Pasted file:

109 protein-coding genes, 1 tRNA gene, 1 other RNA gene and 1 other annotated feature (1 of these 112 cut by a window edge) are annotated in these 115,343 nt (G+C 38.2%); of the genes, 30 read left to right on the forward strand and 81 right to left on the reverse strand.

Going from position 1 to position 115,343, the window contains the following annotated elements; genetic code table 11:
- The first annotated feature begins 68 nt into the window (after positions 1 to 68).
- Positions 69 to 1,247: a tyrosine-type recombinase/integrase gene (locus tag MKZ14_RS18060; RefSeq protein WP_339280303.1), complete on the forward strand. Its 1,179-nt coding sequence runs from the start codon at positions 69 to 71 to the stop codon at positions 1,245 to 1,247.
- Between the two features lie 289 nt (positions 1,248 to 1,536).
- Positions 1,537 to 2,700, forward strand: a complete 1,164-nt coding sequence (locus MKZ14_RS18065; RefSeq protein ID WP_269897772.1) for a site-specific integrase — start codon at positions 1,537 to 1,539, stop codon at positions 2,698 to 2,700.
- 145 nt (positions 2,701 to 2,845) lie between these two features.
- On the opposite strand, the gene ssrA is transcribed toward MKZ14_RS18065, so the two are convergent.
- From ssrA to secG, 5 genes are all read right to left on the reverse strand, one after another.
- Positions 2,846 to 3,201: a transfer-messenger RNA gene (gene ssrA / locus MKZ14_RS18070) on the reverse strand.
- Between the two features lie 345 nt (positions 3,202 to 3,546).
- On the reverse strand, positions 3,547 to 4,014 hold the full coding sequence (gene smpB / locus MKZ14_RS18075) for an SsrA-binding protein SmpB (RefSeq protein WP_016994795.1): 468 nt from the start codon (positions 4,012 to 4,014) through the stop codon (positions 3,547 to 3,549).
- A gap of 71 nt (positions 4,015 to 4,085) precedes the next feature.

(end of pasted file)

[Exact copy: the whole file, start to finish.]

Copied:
109 protein-coding genes, 1 tRNA gene, 1 other RNA gene and 1 other annotated feature (1 of these 112 cut by a window edge) are annotated in these 115,343 nt (G+C 38.2%); of the genes, 30 read left to right on the forward strand and 81 right to left on the reverse strand.

Going from position 1 to position 115,343, the window contains the following annotated elements; genetic code table 11:
- The first annotated feature begins 68 nt into the window (after positions 1 to 68).
- Positions 69 to 1,247: a tyrosine-type recombinase/integrase gene (locus tag MKZ14_RS18060; RefSeq protein WP_339280303.1), complete on the forward strand. Its 1,179-nt coding sequence runs from the start codon at positions 69 to 71 to the stop codon at positions 1,245 to 1,247.
- Between the two features lie 289 nt (positions 1,248 to 1,536).
- Positions 1,537 to 2,700, forward strand: a complete 1,164-nt coding sequence (locus MKZ14_RS18065; RefSeq protein ID WP_269897772.1) for a site-specific integrase — start codon at positions 1,537 to 1,539, stop codon at positions 2,698 to 2,700.
- 145 nt (positions 2,701 to 2,845) lie between these two features.
- On the opposite strand, the gene ssrA is transcribed toward MKZ14_RS18065, so the two are convergent.
- From ssrA to secG, 5 genes are all read right to left on the reverse strand, one after another.
- Positions 2,846 to 3,201: a transfer-messenger RNA gene (gene ssrA / locus MKZ14_RS18070) on the reverse strand.
- Between the two features lie 345 nt (positions 3,202 to 3,546).
- On the reverse strand, positions 3,547 to 4,014 hold the full coding sequence (gene smpB / locus MKZ14_RS18075) for an SsrA-binding protein SmpB (RefSeq protein WP_016994795.1): 468 nt from the start codon (positions 4,012 to 4,014) through the stop codon (positions 3,547 to 3,549).
- A gap of 71 nt (positions 4,015 to 4,085) precedes the next feature.